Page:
SHITTY (you have no idea what you’re doing and you’re not doing it very well, consider signing up for the disc herniation olympics) —–>RISKY TECHNIQUE TO WIN (yeah, dive-bombing your squats and letting the knees come in slightly in the bottom of your squat isn’t great for the hips or knees, but you can squat more weight in the short term, you’ve spent years perfecting this competition technique, but chances are you will pay for this when you’re 40 though)—–> SAFE FOR YOU (no glaring errors that would cause joints to instantaneously explode or immediate dismemberment. Takes into account your own structure and ability, but you’re probably not as effective as you’d like) —–> MASTERY (you can do this in your sleep, you’ve done this 10 000 times and fixed multiple subtleties, some not visible to the eye. This is your perfect technique, things as small as a breath too shallow, a half degree off one way or another means the difference between winning and losing. Your technique will be unique, and may share some similarities with others, but is entirely your own)

For you sport science types (myself included), in proper terminology it would look more like this:

BIOMECHANICALLY DISADVANTAGEOUS (possibility of acute and instantaneous injury, poor leverage angles)—–> COMPETITION EXECUTION FOR MOST STRENGTH SPORTS (best possible performance execution, less possibility of acute and instantaneous injury but likely to produce chronic deficiency)  —–> SAFE FOR A GIVEN POPULATION (safe distribution of load, unlikely to produce instant or chronic injury) —-> OPTIMAL FOR A GIVEN POPULATION (advantageous distribution of load for desired outcome, unlikely to produce instant or chronic injury; mastery of technique determines outcome, variance from perfect form is marked by lower performance)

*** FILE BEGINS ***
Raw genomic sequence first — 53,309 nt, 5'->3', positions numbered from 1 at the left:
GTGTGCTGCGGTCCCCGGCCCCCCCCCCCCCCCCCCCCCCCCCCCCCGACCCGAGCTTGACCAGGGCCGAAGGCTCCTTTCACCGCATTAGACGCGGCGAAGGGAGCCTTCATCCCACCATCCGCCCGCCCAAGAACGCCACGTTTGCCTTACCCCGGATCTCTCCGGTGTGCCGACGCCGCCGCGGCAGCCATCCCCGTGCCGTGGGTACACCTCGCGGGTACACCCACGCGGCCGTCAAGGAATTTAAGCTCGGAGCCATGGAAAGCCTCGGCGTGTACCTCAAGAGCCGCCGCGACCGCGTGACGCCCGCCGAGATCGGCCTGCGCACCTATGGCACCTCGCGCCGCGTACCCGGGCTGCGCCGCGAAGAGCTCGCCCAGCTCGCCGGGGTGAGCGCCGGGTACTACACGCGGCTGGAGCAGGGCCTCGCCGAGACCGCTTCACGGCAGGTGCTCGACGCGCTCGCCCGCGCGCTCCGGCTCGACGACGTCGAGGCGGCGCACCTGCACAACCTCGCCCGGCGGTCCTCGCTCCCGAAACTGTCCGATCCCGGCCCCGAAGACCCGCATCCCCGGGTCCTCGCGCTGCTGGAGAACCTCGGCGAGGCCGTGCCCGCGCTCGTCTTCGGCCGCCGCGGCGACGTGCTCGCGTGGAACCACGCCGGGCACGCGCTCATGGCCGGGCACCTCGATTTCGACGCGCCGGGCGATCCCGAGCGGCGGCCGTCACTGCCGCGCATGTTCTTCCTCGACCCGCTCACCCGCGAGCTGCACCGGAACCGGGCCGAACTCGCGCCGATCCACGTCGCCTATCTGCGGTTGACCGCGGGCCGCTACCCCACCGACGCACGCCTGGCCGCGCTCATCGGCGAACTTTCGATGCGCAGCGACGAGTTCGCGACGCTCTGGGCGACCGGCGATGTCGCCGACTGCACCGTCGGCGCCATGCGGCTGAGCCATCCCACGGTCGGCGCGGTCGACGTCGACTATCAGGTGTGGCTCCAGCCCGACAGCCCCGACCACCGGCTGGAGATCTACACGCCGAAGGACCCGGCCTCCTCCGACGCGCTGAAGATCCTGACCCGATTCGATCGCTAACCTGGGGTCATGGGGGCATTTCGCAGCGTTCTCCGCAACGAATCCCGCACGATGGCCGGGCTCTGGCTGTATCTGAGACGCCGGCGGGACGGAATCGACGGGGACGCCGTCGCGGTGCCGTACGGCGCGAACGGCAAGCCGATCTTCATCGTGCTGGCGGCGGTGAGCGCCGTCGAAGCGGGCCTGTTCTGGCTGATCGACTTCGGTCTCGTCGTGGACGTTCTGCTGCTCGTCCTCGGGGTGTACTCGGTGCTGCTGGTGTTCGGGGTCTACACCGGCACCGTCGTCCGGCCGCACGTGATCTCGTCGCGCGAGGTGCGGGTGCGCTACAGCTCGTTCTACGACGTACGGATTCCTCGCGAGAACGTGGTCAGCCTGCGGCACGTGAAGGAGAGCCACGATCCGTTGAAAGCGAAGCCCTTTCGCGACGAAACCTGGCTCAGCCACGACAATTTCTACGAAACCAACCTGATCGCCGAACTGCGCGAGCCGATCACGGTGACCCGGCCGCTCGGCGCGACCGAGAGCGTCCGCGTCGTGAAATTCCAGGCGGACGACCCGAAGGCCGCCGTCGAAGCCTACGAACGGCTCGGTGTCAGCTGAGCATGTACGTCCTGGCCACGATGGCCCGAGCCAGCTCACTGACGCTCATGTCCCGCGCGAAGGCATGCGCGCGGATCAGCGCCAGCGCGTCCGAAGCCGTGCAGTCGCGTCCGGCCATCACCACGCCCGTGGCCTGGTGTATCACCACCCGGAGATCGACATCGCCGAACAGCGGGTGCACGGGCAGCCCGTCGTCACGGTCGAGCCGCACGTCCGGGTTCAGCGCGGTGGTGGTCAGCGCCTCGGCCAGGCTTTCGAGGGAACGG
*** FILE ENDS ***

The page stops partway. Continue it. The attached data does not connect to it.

Today we’re mainly talking about strength training exercises; keep in mind when it comes to the continuum, just because you’ve mastered one exercise doesn’t mean you can do another; approach each exercise accordingly. So the question remains, how can you tell where you fit in this continuum and what should you do once you know? Let’s explain the categories in a little more detail.

Biomechanically Disadvantageous (aka shitty): 

Characteristics of this type of technique are:

  • Excessive shaking
  • Loss of balance
  • Jerky or stalled movement
  • Spinal flexion or excessive rounding of the back in vertically loaded planes
  • Pain
  • Load transferred to passive structures instead of the muscular system
  • Favouring one side more than the other
  • Excessively small range of motion or inability to hit key phases of the movement without compensation
  • Joints moving in planes that put them at risk of injury

Who should train in this range:

  • Total beginners and trainees new to an advanced movement
  • You should strive to spend as little time as possible, no one should intentionally train in this part of the continuum

How to Progress:

  • Reduce the load to as close to zero as possible while gaining confidence with the new movement. Keep the movement slow and controlled, this gives the central nervous system the time and ability to make mistakes in the motor pattern and determine the correct patterns of activation/inhibition of involved muscle groups. Wait for the movement to smooth out before adding load or velocity.